A collection of more than 4,500 pieces of Leon Russell memorabilia has been donated to the proposed Oklahoma Museum of Popular Culture — contingent on the state’s coming up with a $42.5 million bond issue to build the museum, called OK POP.
Russell attended a news conference Tuesday to announce the donation by Houston oilman Steve Todoroff. The 2011 Rock and Roll Hall of Fame inductee said he was pleased with the plans to include him and other popular Oklahoma performers in a museum so close to his former haunts in the Brady Arts District.
“I normally get arrested in this area, and now I’ve got a museum,” Russell said.
Chances for state financing for the museum are uncertain. The Oklahoma Historical Society has been lobbying for the project for years, and last year the state Senate approved a bond issue for the plan, but the proposal died in the state House.
Bob Blackburn, executive director of the Oklahoma Historical Society, said the state can finance the bond proposal for the project without increasing state appropriations to his agency because his agency is retiring other bonds.
Senate President Pro Tem Brian Bingman, R-Sapulpa, appeared at Tuesday’s news conference and remembered driving slowly past Leon Russell’s Tulsa home as a teenager, hoping to overhear music being performed inside.
“I tell my kids and my grandchildren about the music of my time. Sometimes they don’t believe it,” he said. “What a great opportunity, if we had these collections right here in Tulsa.”
Bingman encouraged supporters of the museum project to contact their legislators and emphasize its importance.
“We will get it done,” he said.
Sen. Sean Burrage, D-Claremore, also appeared at the announcement.
The museum is not a Tulsa project or a regional project, but a project for the entire state, he said.
Tulsa Mayor Dewey Bartlett told the crowd about getting to listen to Russell fiddle around on the piano while Bartlett was part of a contractor group building a home for the musician on Grand Lake.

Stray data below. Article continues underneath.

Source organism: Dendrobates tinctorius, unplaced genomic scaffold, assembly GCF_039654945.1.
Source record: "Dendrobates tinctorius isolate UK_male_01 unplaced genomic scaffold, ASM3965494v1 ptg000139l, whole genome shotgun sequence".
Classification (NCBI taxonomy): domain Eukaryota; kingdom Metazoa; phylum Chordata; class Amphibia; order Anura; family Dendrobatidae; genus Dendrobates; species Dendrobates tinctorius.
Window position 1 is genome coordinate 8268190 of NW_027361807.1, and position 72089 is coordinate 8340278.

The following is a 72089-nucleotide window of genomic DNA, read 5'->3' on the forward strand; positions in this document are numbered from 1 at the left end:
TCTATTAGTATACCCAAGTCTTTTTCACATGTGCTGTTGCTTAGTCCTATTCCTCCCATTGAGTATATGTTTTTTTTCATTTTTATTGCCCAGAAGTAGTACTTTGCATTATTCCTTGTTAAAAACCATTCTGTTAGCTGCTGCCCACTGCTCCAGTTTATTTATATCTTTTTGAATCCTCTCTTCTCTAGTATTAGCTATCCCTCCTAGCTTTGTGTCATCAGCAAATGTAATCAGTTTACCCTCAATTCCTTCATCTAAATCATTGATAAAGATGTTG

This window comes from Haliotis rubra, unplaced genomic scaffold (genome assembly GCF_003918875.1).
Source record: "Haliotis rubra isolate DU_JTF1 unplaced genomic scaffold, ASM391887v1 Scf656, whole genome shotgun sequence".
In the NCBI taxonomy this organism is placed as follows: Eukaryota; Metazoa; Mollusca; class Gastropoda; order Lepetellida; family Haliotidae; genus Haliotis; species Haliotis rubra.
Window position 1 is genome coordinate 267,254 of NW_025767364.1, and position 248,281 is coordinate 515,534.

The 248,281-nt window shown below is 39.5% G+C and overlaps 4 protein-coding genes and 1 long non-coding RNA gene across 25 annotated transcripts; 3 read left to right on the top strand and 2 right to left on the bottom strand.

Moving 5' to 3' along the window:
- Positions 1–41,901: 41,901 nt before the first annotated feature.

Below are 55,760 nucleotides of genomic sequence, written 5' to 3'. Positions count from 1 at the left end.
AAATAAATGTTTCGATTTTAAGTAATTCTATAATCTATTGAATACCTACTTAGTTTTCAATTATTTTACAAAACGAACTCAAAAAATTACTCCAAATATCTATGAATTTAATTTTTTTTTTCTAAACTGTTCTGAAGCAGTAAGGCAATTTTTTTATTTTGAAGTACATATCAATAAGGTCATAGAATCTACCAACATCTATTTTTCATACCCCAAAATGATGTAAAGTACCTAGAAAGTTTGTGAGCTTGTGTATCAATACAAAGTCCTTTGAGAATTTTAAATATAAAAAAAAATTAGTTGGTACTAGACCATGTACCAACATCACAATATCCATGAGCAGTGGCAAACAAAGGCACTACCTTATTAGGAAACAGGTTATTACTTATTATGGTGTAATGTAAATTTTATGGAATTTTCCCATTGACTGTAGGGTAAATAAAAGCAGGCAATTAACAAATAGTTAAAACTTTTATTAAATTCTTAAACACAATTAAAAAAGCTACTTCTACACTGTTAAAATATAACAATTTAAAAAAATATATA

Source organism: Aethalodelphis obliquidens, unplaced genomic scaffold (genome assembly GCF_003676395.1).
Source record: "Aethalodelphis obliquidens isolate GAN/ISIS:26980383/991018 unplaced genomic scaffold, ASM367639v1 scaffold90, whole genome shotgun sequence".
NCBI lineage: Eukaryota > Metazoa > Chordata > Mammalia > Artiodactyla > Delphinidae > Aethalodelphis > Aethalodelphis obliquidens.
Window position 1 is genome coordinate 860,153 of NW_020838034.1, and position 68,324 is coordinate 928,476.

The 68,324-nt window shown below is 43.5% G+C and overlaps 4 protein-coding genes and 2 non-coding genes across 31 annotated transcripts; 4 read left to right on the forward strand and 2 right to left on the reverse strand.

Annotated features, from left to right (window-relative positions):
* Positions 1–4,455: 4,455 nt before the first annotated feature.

“The music that would come out of that man’s mind and onto his fingers was just incredible,” Bartlett said.
The state runs 32 museums, but not one of them is in Tulsa, the mayor noted.
“This is our time … and it should be right here, right across the street, in Tulsa, Oklahoma,” Bartlett said.
Blackburn presented Russell with a picture of an architect’s rendering of one possible look for the museum with Russell’s face projected on giant screens outside the building.
Russell, who graduated from Rogers High School, gave Blackburn a picture of himself with cowboy film star and one-time Oklahoman Gene Autry and a Nashville artist’s flamboyant fabric portrait of Russell.
Todoroff, a self-described hoarder, has spent years documenting Russell’s career in pictures, posters, recordings and concert tickets. He said he made the donation in part because he was running out of space under beds, in closets and in his office, and in part because it was time to get the material out to the public.
“It was just time,” he said.
“It was timely, too, for the OK POP museum, as well. Once they found out I had the collection, they made contact, and it just was a good idea to get it in front of the people, especially in Tulsa.”
Todoroff, a semiretired crude-oil trader, grew up in Bixby and started his career in Tulsa.
He didn’t hold back any element of his collection.
“Do I miss parts of it? Yes, I do,” he said.
For his part, Russell said he was glad someone else was documenting his career.
“I, myself, am not an archivist,” he said.
“I can’t keep my receipts for taxes.”